But despite this cautionary tale the Blue Jays will not be the last team to try the free agent quick fix route to a World Championship.

So with the American League East returning to a more familiar formula of the Red Sox and Yankees battling at the top with the Rays and Orioles trying to crash the party let us turn our sights to the newest kid on the American League block.

The Houston Astros face an uphill climb in their first season in the American League. I think everyone can agree on that fact. What people cannot seem to agree on is just how bad, or how good they will be this year.

Former Nationals turned Astros Bo Porter and Rick Ankiel hope to bring some of the winning ways from Washington with them to Houston. Photo R. Anderson
Former Nationals turned Astros Bo Porter and Rick Ankiel hope to bring some of the winning ways from Washington with them to Houston.
Photo R. Anderson

Before the season many sports prediction experts tapped the Astros as being the worst team in baseball for the third straight year with at best 50 wins over the course of the 161 game season.

Of course a funny thing happened during the first month of the season with the Astros winning 8 games or roughly 10 percent of the total number of wins most people thought they would have all year.

And yes, there have been some really one sided games and pitching issues in the first inning that have led to insurmountable leads for the opponents and really ugly losses for the Astros.

There have also been some quality wins over some tough opponents in the Rangers, Yankees and Angels. As well as four wins over their American League West division foe Seattle Mariners. And one more thing, The Miami Marlins have a worse record than the Astros and several teams have only one more win than Houston.

Does this mean that the Astros will go on a tear and win 60 or 70 games this year? Not necessarily. But, it does show that at this point in the season the team everybody wrote off in Spring Training has shown they have a little more fight and spirit than they were given credit for.

While things in the American League seem to be bucking many of the preseason trends, things in the National League are going a little more to plan at the completion of the first month of the season.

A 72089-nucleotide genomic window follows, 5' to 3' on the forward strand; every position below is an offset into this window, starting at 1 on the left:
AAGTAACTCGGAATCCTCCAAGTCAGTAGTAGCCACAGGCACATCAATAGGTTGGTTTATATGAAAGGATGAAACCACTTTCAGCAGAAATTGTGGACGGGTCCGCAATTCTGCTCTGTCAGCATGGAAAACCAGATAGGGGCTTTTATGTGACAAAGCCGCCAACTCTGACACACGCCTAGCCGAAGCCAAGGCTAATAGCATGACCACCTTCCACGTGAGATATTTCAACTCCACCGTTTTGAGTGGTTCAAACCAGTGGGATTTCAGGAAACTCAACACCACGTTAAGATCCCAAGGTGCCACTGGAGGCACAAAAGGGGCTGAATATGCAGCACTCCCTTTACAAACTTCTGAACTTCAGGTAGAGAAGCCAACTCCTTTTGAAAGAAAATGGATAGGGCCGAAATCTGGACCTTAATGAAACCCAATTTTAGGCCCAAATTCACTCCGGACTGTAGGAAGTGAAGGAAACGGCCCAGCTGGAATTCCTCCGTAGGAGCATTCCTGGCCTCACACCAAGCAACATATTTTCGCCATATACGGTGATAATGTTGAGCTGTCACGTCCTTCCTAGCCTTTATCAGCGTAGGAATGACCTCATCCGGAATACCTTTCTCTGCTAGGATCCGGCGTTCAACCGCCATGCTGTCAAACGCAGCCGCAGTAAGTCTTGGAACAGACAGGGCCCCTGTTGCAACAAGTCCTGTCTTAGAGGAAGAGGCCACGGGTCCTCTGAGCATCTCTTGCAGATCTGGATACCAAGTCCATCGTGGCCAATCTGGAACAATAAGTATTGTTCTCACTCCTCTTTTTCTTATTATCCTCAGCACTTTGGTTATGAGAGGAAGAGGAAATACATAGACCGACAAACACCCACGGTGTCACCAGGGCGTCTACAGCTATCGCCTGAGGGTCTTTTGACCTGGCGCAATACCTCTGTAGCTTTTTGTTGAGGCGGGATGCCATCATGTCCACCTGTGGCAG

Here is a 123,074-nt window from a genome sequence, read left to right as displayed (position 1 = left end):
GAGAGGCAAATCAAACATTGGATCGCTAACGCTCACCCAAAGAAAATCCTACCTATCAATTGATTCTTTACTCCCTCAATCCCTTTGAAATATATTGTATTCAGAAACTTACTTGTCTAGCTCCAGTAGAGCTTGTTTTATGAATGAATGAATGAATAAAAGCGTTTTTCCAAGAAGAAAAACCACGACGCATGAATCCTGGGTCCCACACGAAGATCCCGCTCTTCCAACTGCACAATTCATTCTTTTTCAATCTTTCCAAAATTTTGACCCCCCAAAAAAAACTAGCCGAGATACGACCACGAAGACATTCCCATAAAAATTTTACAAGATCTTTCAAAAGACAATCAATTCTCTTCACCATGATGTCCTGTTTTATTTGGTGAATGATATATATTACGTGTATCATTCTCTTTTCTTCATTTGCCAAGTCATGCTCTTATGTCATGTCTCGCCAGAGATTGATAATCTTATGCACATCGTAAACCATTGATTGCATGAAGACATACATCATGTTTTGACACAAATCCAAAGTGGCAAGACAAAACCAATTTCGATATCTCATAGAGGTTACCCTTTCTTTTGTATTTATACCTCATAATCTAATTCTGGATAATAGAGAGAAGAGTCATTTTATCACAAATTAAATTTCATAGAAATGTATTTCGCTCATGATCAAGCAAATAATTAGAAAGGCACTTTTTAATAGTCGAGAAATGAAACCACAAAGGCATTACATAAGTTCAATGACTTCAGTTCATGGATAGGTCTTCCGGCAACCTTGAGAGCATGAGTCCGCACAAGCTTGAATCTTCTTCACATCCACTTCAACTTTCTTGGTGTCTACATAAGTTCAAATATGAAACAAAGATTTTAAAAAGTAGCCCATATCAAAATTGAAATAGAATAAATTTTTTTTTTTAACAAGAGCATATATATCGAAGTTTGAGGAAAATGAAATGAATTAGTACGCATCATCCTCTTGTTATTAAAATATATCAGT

Just kidding, the National League is equally as crazy as the American league at this point in the season.

Currently trailing the Atlanta Braves the Washington Nationals are hoping to take manager Davey Johnson to the World Series in his last season at the helm. Photo R. Anderson
Currently trailing the Atlanta Braves the Washington Nationals are hoping to take manager Davey Johnson to the World Series in his last season at the helm.
Photo R. Anderson

I mean did anyone really expect that the Colorado Rockies would be leading the National League West and be two games ahead of the World Champion San Francisco Giants?

And back east did anyone expect the Atlanta Braves to be 3.5 games ahead of the Washington Nationals who had the best record in the regular season last year?

While there is still time for the forecasts to turn more in favor of the preseason numbers after the first month of the season there are certainly trends to support that many people just missed the mark on their predictions.

Personally I like when the predictions don’t go as planned since that shows that the game is unpredictable and anyone can win on any given day.

If all of the outcomes were known in advance it would make for a very boring season. So I salute the men and women whose preseason predictions missed the mark and say “let’s play ball for the next five months or so.”

Now if you’ll excuse me it is time to watch the weather forecast to see if I do or do not need an umbrella. Of course, they have a 50/50 chance of being both right and wrong.

Copyright 2013 R Anderson